They also introduce another new hero in this movie: Riri Williams, aka Iron Heart, who takes up the mantle after Iron man. Incredibly smart and just as cocky as Tony Stark was, Dominique Thorne was the perfect casting for the role. I am even more excited about the Iron Heart series than I was before. Her integration into Black Panther is great. She is the inventor of the machine that is capable of finding Vibranium. She is the one Namor wants, and he makes a deal for her with Queen Ramonda and Shuri. However, once Shuri and Okoye realise that Riri is a kid and has no idea what they used her school project for, they decide to protect her at all costs bringing in the real conflict for the movie between Talokan and Wakanda.
At this point, the movie almost completely loses one of its storylines. As big of a role as the world leaders who were hungry for the power of Vibranium seemed to play at the beginning, halfway through, they are removed from the whole movie. Once Shuri and Riri get taken away by Namor, we get a few more scenes giving a nod to the consequences through Everett Ross (Martin Freeman) and Valentina Allegra de Fontaine (Julia Louis-Dreyfus) but not at all equal to what was previously implied. Everett, of course, is still loyal to Wakanda, but I did feel a bit sad for not getting more Martin Freeman, as he is great in the role. I would say that this part was the only thing that I had a problem with. It felt like they didn’t really know how to properly integrate it and chose to close it down prematurely.
After Queen Ramonda gets Shuri and Riri out of Talokan with the help of Nakia (Lupita Nyong’o) and by tricking Namor, the conflict between Wakanda and Talokan breaks out. Namor’s devastating attack on Wakanda ends with the death of the Queen, who sacrifices herself to save Riri. This is the last straw for Shuri, and I can’t go on without praise for Letitia Wright. She is PERFECT in this film. Shuri goes through one of the greatest character arcs in the MCU. She started off as the fun and smart little sister of T’Challa, then became completely swallowed by grief at the beginning of this movie, and then became completely blinded by vengeance after the death of her mother. This is where we get one of the best scenes of the movie. Once Shuri successfully recreates the Heart-Shaped Herb and drinks it to become the new Black Panther, she enters the Ancestral Plane only to be greeted by Erik Killmonger. The enemy, the one who tried to kill her brother, the one driven by vengeance in his heart. I absolutely loved their conversation and the way it all played out in the burning courtroom. It was a beautiful metaphor for Shuri’s struggle to find her way.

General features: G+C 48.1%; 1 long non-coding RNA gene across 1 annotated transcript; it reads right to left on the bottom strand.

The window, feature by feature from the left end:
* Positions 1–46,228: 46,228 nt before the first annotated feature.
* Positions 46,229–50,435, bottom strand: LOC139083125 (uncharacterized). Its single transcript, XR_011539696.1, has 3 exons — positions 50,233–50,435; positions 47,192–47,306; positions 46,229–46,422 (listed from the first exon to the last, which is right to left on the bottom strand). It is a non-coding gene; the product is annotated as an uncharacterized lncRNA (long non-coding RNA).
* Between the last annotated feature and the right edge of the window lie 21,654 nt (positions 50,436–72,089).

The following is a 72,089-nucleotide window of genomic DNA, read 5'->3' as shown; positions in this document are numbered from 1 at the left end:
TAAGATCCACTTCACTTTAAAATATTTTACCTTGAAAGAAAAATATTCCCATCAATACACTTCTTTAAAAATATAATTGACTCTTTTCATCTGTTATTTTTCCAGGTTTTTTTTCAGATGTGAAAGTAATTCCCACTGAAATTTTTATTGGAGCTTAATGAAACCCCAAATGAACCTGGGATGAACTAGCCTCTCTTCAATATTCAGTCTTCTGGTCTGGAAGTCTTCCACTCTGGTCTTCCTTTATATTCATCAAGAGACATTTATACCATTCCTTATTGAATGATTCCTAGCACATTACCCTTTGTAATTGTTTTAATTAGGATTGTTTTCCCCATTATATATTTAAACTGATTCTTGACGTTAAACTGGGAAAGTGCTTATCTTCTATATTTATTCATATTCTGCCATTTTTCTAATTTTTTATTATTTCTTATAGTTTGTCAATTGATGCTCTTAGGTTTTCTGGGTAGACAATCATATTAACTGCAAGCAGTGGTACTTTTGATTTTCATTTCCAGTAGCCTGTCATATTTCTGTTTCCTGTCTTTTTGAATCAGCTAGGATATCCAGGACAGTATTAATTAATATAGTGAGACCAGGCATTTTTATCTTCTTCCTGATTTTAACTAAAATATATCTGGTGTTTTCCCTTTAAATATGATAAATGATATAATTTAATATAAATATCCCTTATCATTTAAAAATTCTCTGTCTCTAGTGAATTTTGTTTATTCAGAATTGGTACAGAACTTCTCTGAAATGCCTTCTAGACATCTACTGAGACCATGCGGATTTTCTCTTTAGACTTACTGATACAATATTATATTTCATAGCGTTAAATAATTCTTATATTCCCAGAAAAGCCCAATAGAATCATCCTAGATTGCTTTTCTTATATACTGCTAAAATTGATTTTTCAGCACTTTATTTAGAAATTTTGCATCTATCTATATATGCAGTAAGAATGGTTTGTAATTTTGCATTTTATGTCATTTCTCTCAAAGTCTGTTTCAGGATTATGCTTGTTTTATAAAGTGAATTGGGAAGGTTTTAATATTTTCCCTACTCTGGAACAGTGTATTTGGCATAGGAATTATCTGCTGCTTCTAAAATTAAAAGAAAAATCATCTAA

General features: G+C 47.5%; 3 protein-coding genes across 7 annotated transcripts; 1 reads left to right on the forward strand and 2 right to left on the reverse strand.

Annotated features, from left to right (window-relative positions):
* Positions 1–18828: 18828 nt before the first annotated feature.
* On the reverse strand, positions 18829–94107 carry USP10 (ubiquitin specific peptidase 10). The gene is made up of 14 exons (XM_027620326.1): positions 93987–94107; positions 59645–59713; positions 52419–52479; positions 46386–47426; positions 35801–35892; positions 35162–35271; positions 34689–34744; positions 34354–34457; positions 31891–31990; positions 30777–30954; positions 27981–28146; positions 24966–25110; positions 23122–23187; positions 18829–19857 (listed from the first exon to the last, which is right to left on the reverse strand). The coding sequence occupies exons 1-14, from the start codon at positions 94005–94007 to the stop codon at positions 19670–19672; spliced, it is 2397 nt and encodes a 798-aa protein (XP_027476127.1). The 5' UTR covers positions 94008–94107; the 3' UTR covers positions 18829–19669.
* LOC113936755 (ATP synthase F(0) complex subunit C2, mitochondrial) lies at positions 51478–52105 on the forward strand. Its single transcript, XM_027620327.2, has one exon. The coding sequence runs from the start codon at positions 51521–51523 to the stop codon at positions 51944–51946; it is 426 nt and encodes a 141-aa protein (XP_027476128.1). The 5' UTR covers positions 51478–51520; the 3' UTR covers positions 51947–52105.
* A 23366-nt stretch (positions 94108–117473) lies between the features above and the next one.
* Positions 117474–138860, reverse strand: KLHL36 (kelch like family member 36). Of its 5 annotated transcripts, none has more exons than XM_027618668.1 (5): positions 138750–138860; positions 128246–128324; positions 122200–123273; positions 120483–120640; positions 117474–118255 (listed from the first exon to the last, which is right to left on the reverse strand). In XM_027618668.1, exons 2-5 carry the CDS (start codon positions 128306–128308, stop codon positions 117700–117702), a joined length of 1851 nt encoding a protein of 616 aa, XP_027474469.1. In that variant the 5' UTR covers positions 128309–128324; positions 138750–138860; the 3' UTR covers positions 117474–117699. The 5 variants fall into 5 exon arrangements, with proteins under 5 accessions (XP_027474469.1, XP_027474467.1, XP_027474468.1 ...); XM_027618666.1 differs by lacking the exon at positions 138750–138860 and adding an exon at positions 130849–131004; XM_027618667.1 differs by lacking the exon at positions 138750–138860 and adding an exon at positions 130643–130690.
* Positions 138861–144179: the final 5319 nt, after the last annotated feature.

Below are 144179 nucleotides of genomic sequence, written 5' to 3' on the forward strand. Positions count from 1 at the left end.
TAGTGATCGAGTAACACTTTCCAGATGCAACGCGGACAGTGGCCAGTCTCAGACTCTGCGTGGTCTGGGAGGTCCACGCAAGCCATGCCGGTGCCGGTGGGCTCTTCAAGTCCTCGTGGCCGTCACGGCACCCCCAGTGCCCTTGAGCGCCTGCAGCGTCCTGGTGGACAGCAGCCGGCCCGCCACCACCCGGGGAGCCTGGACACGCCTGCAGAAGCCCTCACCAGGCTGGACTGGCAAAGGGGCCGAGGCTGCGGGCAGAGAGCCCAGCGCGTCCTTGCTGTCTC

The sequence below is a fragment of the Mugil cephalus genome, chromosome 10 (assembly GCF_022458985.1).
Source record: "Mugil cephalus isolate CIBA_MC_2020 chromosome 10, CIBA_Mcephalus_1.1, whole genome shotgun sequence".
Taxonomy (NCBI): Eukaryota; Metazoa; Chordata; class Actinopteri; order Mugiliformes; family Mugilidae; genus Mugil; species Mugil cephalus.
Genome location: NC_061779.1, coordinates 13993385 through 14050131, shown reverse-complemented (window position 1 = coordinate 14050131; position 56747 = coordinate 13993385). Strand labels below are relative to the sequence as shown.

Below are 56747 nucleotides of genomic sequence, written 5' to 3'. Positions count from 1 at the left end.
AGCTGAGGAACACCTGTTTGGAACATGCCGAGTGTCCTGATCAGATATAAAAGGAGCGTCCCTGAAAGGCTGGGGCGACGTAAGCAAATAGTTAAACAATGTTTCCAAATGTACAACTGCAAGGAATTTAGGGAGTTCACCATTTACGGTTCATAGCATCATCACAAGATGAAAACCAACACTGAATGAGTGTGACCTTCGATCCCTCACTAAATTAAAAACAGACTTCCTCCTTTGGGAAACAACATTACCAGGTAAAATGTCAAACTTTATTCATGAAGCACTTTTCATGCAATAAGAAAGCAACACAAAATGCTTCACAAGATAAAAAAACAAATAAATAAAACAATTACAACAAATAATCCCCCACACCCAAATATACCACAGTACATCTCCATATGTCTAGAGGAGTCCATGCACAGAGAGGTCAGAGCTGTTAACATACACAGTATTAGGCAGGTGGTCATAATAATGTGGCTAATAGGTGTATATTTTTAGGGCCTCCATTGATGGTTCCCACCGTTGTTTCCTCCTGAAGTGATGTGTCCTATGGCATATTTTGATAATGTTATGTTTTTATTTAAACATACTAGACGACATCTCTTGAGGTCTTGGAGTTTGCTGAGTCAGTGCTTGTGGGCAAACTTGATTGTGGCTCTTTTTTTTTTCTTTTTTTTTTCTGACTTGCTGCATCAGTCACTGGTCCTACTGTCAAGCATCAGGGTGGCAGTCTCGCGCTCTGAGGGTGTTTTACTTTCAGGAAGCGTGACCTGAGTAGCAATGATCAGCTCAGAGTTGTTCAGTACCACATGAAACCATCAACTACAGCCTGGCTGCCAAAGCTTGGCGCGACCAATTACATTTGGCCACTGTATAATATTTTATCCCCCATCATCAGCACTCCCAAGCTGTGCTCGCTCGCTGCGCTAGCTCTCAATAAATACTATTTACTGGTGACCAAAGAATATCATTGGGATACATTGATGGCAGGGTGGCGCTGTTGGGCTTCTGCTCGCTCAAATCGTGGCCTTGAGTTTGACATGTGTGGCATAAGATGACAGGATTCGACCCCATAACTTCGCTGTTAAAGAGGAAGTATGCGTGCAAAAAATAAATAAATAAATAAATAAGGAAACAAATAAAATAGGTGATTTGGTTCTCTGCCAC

During her final battle with Namor, her hunger to take Namor’s life, even if it leads Wakanda to war with Talokan, overtakes her, resulting in her near death. But as she stands above Namor, ready to kill him, she is reminded of the conversations with her brother, who was always guided by mercy, and realises that there’s always another way. The whole scene is such a powerful moment for Shuri and a peek at her character development in the movie. In the same way Peter Parker went through a huge change in No Way Home, we got to witness it again with her, and it was so rewarding. Both of these young characters had to grow up so fast through loss and the struggle between vengeance and mercy. It truly is an honour to see it all unfold.
What’s great about Wakanda Forever – other than it being a constant tribute to Chadwick – is how it handles the legacy of the Black Panther. How it dares to step forward and take risks. It’s not only a huge win for representation; it’s all about empowerment too. The women carry this movie with strength and grace. Every performance in this movie is absolutely stunning and will stay with us for a long time. And even though it is an absolutely bittersweet experience, thanks to this movie, the fans are also able to grieve the loss of Chadwick and T’Challa. Easily the best entry of Phase 4.
It was so great to read the line at the end:
“Black Panther will return.”
We can’t wait.